May 1, 2014

Behind the Scenes at Yankee Stadium

In the last few years the New York Yankees created various perks for their full season ticket holders. Depending on your seniority there are opportunities to attend different events. We recently took what was billed as a private tour. We had taken tours at both the old and new stadiums so we were a bit blasé about taking another one.

Our “Behind the Scenes” tour was guided by Brian Richards, who happens to be the curator for the Yankees Museum. The tour started by the Championship seats by third base. While Brian spoke of the history of both the old and new stadiums I was intrigued by the man replacing the cushioned seat.


We proceeded to Monument Park where we saw the new plaque for Nelson Mandela which is right next to Jackie Robinson’s retired number 42. Mariano Rivera’s “42” is retired with the other Yankee numbers. Brian spoke of the rich history represented in Monument Park.


As we walked the field level concourse Brian noted the various celebration photos that lined the concourse. He pointed out the various incarnations of the Yankees uniforms as well as mentioning stories of Babe Ruth and Yogi Berra.

Our next stop was the Yankee Museum. Naturally as museum curator Brian puts together many of the exhibits. Current exhibits include Mickey Mantle, George Steinbrenner and championship rings from throughout the years.


We decided to ask Brian what happened to the old stadium’s storied weathervane. “We still have it, it hasn’t gone away”. Maybe it’ll pop up in an exhibit? You never know.

We proceeded to the stadium basement and sat in the press conference room. The room had recently been used to announce the new New York City soccer team.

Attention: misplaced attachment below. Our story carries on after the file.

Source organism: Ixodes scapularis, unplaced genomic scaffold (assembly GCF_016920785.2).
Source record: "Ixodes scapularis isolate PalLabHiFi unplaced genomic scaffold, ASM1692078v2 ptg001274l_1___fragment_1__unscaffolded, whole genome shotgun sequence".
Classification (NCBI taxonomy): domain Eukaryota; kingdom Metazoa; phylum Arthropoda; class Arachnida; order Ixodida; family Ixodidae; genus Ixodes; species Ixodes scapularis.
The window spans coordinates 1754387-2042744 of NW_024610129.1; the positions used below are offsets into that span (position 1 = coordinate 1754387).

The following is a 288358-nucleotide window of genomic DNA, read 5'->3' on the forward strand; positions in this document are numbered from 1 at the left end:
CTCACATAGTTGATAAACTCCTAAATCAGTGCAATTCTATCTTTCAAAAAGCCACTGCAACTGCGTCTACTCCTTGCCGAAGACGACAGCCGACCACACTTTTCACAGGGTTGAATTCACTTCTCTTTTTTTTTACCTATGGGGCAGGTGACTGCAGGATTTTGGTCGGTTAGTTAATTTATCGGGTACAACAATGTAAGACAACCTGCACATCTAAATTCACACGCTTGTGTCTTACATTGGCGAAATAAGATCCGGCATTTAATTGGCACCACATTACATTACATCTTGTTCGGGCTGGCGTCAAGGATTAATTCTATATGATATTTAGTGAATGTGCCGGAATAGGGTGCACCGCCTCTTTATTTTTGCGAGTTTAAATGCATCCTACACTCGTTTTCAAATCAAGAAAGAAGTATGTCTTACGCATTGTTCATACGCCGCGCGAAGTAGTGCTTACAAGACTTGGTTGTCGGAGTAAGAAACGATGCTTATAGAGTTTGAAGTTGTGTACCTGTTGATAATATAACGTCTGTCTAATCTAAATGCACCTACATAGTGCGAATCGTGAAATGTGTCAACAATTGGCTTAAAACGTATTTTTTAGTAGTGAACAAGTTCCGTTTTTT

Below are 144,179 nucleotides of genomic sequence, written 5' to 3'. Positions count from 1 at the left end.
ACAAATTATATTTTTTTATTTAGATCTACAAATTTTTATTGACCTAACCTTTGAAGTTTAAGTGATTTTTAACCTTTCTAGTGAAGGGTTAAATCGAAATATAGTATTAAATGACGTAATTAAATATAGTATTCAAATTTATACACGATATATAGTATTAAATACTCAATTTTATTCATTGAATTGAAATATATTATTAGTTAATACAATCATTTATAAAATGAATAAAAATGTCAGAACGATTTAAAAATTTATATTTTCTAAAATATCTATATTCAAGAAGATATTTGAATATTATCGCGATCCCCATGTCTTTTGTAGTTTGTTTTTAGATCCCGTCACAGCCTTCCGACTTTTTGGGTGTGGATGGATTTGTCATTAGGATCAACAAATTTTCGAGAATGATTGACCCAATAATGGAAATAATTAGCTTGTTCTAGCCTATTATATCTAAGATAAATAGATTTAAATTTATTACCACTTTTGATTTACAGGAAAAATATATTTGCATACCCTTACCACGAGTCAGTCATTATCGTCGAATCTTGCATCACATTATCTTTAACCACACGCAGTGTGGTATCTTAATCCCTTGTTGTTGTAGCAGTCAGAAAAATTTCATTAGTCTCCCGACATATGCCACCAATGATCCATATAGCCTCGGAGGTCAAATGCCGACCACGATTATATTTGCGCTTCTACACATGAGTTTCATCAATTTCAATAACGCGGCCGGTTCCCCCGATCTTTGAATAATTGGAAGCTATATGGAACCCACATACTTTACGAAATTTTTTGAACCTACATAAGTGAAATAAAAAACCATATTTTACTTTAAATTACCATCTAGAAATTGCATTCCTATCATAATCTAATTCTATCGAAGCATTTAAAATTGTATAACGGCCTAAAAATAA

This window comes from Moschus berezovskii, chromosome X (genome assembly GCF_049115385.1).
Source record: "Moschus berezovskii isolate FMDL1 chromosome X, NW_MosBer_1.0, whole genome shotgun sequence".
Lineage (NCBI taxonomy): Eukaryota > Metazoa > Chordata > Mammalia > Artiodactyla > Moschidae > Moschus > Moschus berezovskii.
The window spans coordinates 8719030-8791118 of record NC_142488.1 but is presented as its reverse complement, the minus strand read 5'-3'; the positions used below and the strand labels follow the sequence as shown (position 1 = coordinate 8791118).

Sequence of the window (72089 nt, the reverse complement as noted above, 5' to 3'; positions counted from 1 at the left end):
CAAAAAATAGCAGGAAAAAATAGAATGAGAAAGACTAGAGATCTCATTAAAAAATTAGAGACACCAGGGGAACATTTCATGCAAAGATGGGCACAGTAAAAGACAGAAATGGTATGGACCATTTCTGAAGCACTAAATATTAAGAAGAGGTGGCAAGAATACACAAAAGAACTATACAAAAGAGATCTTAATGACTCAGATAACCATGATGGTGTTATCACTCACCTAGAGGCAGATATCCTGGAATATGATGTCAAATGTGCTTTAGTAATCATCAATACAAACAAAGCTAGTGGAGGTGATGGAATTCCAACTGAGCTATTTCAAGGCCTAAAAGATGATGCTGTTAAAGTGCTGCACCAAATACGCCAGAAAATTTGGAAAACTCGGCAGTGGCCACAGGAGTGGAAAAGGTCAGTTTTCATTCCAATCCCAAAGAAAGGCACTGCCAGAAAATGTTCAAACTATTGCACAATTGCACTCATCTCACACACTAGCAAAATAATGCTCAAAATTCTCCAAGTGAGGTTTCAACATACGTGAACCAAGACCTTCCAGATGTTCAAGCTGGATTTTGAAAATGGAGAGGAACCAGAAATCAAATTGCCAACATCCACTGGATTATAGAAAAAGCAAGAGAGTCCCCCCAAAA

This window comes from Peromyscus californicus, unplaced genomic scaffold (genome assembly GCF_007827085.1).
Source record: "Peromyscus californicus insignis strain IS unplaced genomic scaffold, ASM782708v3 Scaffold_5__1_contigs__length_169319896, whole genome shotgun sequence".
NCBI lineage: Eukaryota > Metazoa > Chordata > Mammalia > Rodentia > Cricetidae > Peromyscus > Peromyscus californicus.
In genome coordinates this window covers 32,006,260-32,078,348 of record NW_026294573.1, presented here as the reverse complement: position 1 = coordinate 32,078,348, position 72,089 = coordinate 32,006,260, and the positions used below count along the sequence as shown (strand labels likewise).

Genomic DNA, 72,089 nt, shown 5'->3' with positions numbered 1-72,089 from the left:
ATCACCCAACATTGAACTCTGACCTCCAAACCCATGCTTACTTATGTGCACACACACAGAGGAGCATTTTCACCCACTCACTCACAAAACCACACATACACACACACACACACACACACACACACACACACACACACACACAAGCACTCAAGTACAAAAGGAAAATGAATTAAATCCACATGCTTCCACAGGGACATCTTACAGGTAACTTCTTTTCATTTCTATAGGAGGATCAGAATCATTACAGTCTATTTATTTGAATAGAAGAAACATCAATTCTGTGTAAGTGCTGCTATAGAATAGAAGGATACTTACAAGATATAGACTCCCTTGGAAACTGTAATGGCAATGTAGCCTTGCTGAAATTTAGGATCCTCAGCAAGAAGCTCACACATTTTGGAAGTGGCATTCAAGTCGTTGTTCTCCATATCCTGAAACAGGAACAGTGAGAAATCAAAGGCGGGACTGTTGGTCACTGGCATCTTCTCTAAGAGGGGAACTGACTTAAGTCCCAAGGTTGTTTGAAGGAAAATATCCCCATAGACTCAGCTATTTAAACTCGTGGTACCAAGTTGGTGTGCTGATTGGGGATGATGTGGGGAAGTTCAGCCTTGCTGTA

Unfortunately, neither clubhouse was available for a visit.

As the tour group moved toward the Yankee dugout it has started to rain lightly.


And after the dugout we landed in the Press Box. Each seat is assigned to a representative of the sports media. We sat in the Daily News beat reporters seats. (I wonder if I sat in Mark Feinsand’s seat?) I thought it was interesting that the Japanese media has something like 12 seats in the press box. I wasn’t sure if all of them could be attributed to Mashiro Tanaka’s presence.


Brian told many us many things – one of my favorite stories was about Bobby Murcer. When Murcer was part of the broadcast team he had a cinder block that he would stand on whenever he had stand with his very tall colleagues, Michael Kay and Ken Singleton. The cinder block remains in the booth, a remembrance of Murcer.

Our last stop was a visit to the Suite level. One of the best features of this level is the Daily News photo gallery. There are photos of Bernie Williams near Suite 51, Mariano Rivera near Suite 42 and so on. We also visited one of the suites. (Sorry, the hallways were too dark to take good photos. Also the Yankee offices were starting to empty out – we had been on the tour for over 2 hours!)

This tour was an eye opener. Wherever we walked Brian was ready with a story and as we asked questions he gave us detailed answers. Brian conducts about 16 tours during the year; we were pleased to have such a knowledge person spend time with us. Kudos to the Yankees and Brian Richards!

July 12, 2013

How suite it is!

Filed under: New York Life — Tags: , , , — soozeinthecity @ 6:02 pm